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Turkish-Armenian lawmaker threatened over genocide remarks

A criminal complaint was filed against Turkish lawmaker Umit Ozdag after he threatened Garo Paylan, an Armenian deputy with the Peoples’ Democratic Party, over remarks regarding the Armenian genocide.
Armenian lawmaker from the pro-Kurdish HDP party Garo Paylan speaks during an interview on Oct. 12, 2020, in Istanbul. Despite keeping a low profile since the fighting started in Nagorno-Karabakh, members of the tiny Armenian community of Turkey feel under pressure and fear being targeted for any perceived support of Armenia amid Ankara's vociferous backing of Azerbaijan.

ISTANBUL — Turkey’s Human Rights Association (IHD) filed a criminal complaint Tuesday against independent lawmaker Umit Ozdag over threats toward Garo Paylan, an Armenian deputy with the pro-Kurdish Peoples’ Democratic Party (HDP), following remarks Paylan shared on Twitter regarding the Armenian genocide.

The news comes as tensions remain high in Turkey following Armenian Genocide Remembrance Day on April 24, during which US President Joe Biden broke with his predecessors and recognized the 1915 mass killing of up to 1.5 million Armenians by Ottomans as genocide in a statement, putting further strain on US-Turkey relations.

On Saturday, Paylan shared a tweet criticizing the fact that streets and schools in Turkey are currently named after Talaat Pasha, a leading architect of the Armenian genocide who served as the Ottoman Empire’s interior minister at the time of the events, comparing the situation to schools being named after Adolf Hitler in Germany.

The message drew anger from Turkish nationalists. Ozdag quoted the tweet Tuesday, calling Paylan a “shameless, provocative man” and threatening him with the same fate met by Armenians at the end of the Ottoman era.

“If you are not content, go to hell,” Ozdag wrote in the tweet. “Talaat Pasha did not expel the patriotic Armenians but expelled the ones like you who stabbed us in the back. When the time comes, you will and should also have a Talaat Pasha experience."

In a separate tweet, Ozdag also referred to Paylan as a "vicious enemy of the Turkish nation." Paylan responded by calling Ozdag a “fascist” in a social media spat that stirred controversy among observers and commentators. Both Ozdag and Paylan did not respond immediately to requests for comment.

Ozdag’s remarks were condemned as “racism” by Eren Keskin, a prominent lawyer and co-chair of the IHD, who Tuesday announced the organization would file a complaint against the lawmaker. The complaint accuses Ozdag of making threats and “provoking public hatred and hostility” under Turkish law, as well as discrimination under the European Convention of Human Rights.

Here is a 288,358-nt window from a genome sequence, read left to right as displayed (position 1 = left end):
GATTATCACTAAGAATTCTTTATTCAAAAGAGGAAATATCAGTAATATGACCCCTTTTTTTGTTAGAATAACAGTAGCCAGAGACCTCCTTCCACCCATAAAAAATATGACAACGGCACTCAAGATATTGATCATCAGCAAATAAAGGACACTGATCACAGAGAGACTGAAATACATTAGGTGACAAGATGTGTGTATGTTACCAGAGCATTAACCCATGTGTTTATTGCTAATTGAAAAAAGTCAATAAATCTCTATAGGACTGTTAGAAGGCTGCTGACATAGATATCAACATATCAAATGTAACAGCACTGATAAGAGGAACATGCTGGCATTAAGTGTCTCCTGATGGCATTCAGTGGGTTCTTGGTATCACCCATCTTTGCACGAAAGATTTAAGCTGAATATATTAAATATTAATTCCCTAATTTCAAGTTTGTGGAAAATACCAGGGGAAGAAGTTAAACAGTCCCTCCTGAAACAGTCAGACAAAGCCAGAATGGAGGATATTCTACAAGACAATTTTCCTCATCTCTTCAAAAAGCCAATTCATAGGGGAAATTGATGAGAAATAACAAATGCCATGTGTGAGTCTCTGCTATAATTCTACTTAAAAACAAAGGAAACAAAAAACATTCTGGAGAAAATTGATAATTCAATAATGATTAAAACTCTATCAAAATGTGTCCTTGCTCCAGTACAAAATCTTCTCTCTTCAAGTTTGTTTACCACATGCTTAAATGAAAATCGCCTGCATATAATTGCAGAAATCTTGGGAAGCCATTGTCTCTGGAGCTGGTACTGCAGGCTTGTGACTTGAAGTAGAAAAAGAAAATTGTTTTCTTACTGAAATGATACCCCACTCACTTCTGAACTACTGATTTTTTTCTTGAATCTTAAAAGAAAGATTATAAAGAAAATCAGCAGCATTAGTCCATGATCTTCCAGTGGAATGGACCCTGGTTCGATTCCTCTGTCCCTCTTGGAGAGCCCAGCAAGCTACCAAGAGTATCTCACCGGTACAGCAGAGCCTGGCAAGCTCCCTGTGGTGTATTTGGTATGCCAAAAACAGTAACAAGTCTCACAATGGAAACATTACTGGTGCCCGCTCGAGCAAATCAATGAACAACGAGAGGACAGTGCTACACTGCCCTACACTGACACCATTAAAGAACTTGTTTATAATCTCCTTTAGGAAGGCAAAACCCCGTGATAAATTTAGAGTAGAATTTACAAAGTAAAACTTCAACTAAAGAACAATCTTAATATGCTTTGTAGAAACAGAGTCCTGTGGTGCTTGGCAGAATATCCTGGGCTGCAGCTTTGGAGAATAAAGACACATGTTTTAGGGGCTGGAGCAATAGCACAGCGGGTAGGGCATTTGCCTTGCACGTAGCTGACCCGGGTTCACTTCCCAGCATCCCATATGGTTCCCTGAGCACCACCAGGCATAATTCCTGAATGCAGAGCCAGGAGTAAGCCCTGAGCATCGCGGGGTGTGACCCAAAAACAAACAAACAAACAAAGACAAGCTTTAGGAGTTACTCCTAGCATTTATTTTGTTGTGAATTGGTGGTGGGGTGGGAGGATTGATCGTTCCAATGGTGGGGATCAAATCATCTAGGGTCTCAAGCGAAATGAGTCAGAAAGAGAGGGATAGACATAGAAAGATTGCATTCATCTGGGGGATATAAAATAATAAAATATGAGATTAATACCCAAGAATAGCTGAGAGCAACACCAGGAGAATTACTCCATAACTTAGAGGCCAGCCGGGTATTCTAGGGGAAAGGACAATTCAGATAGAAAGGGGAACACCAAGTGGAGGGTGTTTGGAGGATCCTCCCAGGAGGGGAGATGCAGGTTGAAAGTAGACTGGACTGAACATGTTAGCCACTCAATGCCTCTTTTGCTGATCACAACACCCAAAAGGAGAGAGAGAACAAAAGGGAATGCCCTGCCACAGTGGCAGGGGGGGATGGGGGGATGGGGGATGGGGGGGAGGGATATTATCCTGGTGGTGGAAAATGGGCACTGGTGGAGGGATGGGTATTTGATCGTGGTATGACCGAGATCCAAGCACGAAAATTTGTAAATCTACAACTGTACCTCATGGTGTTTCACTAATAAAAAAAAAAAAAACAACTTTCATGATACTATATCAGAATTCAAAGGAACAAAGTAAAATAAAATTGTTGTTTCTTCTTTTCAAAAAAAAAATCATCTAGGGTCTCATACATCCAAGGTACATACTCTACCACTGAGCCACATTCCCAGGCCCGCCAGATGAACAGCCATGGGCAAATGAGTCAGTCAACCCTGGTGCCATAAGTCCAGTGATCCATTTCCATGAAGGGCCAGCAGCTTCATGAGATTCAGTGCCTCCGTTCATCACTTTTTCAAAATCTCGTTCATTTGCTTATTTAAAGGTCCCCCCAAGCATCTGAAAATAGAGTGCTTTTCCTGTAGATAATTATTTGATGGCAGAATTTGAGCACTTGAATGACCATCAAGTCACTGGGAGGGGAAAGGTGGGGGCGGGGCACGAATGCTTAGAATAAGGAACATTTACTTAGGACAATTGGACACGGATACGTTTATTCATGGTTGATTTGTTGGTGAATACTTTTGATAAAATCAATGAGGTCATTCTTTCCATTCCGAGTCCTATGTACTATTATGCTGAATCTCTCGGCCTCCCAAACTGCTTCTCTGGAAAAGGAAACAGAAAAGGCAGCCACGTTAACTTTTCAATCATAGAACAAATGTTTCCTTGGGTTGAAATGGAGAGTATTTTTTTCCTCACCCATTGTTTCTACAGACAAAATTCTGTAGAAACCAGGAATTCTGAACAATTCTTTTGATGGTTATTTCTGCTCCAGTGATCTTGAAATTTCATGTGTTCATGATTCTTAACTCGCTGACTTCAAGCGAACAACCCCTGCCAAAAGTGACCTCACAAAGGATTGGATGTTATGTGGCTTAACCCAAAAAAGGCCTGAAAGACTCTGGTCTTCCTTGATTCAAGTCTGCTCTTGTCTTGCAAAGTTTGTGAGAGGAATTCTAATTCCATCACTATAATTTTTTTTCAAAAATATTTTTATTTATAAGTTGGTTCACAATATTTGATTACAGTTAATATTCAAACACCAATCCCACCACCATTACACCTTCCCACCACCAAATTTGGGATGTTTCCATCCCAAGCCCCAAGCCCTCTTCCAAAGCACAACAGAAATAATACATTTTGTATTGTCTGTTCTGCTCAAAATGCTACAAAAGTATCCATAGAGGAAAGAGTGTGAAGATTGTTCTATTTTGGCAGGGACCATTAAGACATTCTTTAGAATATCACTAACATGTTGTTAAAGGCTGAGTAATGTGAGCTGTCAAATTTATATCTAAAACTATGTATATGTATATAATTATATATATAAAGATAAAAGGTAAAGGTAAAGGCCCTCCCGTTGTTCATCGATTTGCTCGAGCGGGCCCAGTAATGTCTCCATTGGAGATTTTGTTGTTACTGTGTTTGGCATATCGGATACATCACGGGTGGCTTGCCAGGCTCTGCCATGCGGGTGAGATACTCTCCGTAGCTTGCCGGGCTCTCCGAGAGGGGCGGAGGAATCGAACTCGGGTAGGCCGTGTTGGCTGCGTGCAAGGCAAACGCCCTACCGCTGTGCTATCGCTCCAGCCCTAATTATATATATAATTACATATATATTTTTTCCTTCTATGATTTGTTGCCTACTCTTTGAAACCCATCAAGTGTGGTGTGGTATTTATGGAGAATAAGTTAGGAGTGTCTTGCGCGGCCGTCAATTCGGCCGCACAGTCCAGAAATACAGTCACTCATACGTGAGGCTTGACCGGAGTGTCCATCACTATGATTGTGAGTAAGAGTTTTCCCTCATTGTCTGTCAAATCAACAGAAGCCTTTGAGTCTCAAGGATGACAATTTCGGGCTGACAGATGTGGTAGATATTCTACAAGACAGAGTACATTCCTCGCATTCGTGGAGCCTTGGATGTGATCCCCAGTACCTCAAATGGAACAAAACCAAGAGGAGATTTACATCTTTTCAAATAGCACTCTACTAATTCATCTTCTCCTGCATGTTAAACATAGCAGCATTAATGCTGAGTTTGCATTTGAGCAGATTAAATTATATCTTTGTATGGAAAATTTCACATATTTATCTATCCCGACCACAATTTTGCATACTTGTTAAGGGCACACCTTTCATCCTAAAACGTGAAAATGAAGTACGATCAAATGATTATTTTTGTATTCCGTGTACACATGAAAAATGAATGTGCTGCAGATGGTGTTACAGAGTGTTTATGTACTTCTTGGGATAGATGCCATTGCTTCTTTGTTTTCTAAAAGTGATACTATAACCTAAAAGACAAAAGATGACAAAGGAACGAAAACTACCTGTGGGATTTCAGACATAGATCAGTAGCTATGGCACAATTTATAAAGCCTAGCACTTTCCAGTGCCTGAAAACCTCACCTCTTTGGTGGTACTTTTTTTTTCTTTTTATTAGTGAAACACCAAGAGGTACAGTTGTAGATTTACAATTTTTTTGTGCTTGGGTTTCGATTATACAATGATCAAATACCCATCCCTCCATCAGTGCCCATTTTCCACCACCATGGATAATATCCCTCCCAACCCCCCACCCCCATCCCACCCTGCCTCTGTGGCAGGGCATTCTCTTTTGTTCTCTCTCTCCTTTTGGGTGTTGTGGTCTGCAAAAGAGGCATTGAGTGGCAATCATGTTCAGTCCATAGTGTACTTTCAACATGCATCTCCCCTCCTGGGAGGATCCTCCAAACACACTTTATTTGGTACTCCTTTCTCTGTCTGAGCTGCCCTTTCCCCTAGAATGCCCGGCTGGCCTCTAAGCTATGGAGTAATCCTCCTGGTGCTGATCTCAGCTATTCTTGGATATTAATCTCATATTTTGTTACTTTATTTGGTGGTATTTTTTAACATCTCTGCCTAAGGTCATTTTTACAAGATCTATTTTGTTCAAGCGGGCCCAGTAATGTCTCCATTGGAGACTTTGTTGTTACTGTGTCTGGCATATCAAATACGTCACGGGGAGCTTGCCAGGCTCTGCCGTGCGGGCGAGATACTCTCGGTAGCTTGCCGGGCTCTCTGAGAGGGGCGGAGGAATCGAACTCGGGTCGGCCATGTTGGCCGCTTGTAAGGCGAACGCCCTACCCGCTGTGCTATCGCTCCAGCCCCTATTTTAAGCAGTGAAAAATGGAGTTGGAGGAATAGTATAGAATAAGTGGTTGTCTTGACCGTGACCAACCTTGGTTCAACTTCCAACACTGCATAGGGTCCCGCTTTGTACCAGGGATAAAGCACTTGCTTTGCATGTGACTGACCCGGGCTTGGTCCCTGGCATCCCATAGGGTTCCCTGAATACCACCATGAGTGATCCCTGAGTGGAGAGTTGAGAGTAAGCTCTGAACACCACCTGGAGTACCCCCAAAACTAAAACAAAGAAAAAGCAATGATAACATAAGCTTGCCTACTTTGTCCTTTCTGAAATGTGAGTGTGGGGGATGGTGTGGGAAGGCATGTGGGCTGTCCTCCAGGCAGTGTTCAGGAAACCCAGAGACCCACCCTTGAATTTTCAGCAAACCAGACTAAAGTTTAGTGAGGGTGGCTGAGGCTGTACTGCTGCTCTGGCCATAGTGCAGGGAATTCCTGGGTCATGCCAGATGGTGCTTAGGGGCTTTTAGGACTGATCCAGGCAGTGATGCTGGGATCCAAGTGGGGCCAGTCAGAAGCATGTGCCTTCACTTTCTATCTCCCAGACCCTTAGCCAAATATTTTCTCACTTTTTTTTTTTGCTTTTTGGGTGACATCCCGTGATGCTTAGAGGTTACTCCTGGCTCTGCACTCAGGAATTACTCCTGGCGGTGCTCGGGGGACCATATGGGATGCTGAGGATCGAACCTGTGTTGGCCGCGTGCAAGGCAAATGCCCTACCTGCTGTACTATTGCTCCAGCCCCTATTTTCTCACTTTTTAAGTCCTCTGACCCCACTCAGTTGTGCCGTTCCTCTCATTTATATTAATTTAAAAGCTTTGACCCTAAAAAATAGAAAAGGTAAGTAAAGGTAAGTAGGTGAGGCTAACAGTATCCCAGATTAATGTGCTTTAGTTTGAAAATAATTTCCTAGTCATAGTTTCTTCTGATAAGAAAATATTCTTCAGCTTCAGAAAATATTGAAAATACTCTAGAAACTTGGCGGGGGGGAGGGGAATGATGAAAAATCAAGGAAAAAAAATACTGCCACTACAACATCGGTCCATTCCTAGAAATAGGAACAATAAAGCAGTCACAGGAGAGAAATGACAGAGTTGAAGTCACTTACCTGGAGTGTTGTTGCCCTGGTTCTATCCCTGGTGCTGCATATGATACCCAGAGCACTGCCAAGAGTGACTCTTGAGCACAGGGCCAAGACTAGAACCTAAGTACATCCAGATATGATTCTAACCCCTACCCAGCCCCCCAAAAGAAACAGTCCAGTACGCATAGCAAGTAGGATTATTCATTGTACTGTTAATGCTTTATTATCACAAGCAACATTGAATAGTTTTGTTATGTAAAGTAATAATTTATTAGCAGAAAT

“He threatened to do what Talaat did,” Keskin told Al-Monitor. “Ozdag made a death threat toward Garo Paylan. That threat was an extension of the genocide.”

Keskin added, “Our main expectation is to take this complaint to international platforms. We did our duty by filing this complaint in order to make sure such genocidal remarks do not go unpunished.”

Paylan also filed a criminal complaint Wednesday alleging Ozdag committed the crimes of "incitement to commit a crime," "incitement to public hatred and enmity," and "insult and threat."

The developments come after Paylan submitted a law proposal to the Turkish parliament last week for the recognition of the Armenian genocide. The Turkish government rejects definitions of the 1915 mass killings as genocide, with most lawmakers arguing Armenian casualties were part of a greater World War I era conflict, in contradiction to conclusions reached by most historians.

On Wednesday, the Turkish parliament approved a declaration condemning and rejecting Biden’s genocide remarks with support from most opposition parties, though the HDP voted against it as a party known to focus on minority rights in Turkey.

In the fallout from Biden’s genocide recognition, Turkish President Recep Tayyip Erdogan said Monday his US counterpart’s remarks were “baseless, unjust and untrue.” While some Turkey analysts told Al-Monitor they did not expect harsh responses beyond rhetorical statements regarding Biden’s declaration, many Turkish politicians condemned the move and called for more action from leaders in Ankara.

Erdogan ally and ultra-right Nationalist Movement Party Chair Devlet Bahceli said US-Turkey ties were at a “historical crossroads” Tuesday, adding Ankara should activate the Russian-made S-400 missile systems it acquired in 2019 and retrieve lost investments in NATO’s F-35 fighter jet program, from which Turkey was expelled following the purchase.

In addition, IYI Party Chair Meral Aksener criticized Erdogan Wednesday for not taking a harsher stance against the United States.

“The Turkish nation is waiting for a step from you,” Aksener said, going on to suggest Ankara should restrict US access to air force bases used to launch operations in the region.

Meanwhile, groups and organizations that made statements sympathizing with Armenians or supporting Biden’s remarks have faced backlash in Turkey. Among several cases, Turkish prosecutors launched an investigation Monday into the Diyarbakir Bar Association over its statements made on Armenian Genocide Remembrance Day.

“The Turkish republic's official ideology is based on the denial of the genocide, and the legal system has been designed accordingly,” Keskin told Al-Monitor.

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